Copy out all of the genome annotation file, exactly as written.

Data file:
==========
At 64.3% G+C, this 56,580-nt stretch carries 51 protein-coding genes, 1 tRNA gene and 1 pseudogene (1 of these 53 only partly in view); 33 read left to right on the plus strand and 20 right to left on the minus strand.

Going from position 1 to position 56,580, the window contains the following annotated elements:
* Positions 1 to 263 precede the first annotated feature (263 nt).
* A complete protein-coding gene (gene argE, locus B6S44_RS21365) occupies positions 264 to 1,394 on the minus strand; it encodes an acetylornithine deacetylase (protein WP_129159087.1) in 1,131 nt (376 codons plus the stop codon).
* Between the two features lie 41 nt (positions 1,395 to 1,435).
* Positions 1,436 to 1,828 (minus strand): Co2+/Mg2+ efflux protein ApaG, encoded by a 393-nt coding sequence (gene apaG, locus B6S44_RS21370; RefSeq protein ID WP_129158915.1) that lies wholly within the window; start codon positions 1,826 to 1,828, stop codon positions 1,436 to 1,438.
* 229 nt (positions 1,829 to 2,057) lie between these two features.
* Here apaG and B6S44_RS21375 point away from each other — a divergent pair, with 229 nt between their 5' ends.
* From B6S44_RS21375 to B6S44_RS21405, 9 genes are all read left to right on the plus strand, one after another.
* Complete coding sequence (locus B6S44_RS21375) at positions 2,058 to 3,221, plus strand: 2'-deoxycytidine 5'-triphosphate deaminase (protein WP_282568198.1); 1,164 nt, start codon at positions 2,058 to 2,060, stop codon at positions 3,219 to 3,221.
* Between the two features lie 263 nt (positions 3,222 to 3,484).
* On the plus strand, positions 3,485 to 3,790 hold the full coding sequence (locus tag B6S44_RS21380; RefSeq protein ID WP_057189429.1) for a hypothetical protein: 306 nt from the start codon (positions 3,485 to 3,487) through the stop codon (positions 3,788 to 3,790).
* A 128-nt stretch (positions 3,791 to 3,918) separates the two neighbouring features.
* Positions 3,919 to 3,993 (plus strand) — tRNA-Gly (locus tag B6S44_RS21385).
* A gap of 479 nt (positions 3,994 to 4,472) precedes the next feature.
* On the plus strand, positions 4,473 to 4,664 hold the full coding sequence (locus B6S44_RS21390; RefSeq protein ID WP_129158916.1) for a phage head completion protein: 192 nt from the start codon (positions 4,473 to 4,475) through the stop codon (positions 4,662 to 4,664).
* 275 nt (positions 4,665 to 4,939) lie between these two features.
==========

At 64.3% G+C, this 56,580-nt stretch carries 51 protein-coding genes, 1 tRNA gene and 1 pseudogene (1 of these 53 only partly in view); 33 read left to right on the plus strand and 20 right to left on the minus strand.

Going from position 1 to position 56,580, the window contains the following annotated elements:
* Positions 1 to 263 precede the first annotated feature (263 nt).
* A complete protein-coding gene (gene argE, locus B6S44_RS21365) occupies positions 264 to 1,394 on the minus strand; it encodes an acetylornithine deacetylase (protein WP_129159087.1) in 1,131 nt (376 codons plus the stop codon).
* Between the two features lie 41 nt (positions 1,395 to 1,435).
* Positions 1,436 to 1,828 (minus strand): Co2+/Mg2+ efflux protein ApaG, encoded by a 393-nt coding sequence (gene apaG, locus B6S44_RS21370; RefSeq protein ID WP_129158915.1) that lies wholly within the window; start codon positions 1,826 to 1,828, stop codon positions 1,436 to 1,438.
* 229 nt (positions 1,829 to 2,057) lie between these two features.
* Here apaG and B6S44_RS21375 point away from each other — a divergent pair, with 229 nt between their 5' ends.
* From B6S44_RS21375 to B6S44_RS21405, 9 genes are all read left to right on the plus strand, one after another.
* Complete coding sequence (locus B6S44_RS21375) at positions 2,058 to 3,221, plus strand: 2'-deoxycytidine 5'-triphosphate deaminase (protein WP_282568198.1); 1,164 nt, start codon at positions 2,058 to 2,060, stop codon at positions 3,219 to 3,221.
* Between the two features lie 263 nt (positions 3,222 to 3,484).
* On the plus strand, positions 3,485 to 3,790 hold the full coding sequence (locus tag B6S44_RS21380; RefSeq protein ID WP_057189429.1) for a hypothetical protein: 306 nt from the start codon (positions 3,485 to 3,487) through the stop codon (positions 3,788 to 3,790).
* A 128-nt stretch (positions 3,791 to 3,918) separates the two neighbouring features.
* Positions 3,919 to 3,993 (plus strand) — tRNA-Gly (locus tag B6S44_RS21385).
* A gap of 479 nt (positions 3,994 to 4,472) precedes the next feature.
* On the plus strand, positions 4,473 to 4,664 hold the full coding sequence (locus B6S44_RS21390; RefSeq protein ID WP_129158916.1) for a phage head completion protein: 192 nt from the start codon (positions 4,473 to 4,475) through the stop codon (positions 4,662 to 4,664).
* 275 nt (positions 4,665 to 4,939) lie between these two features.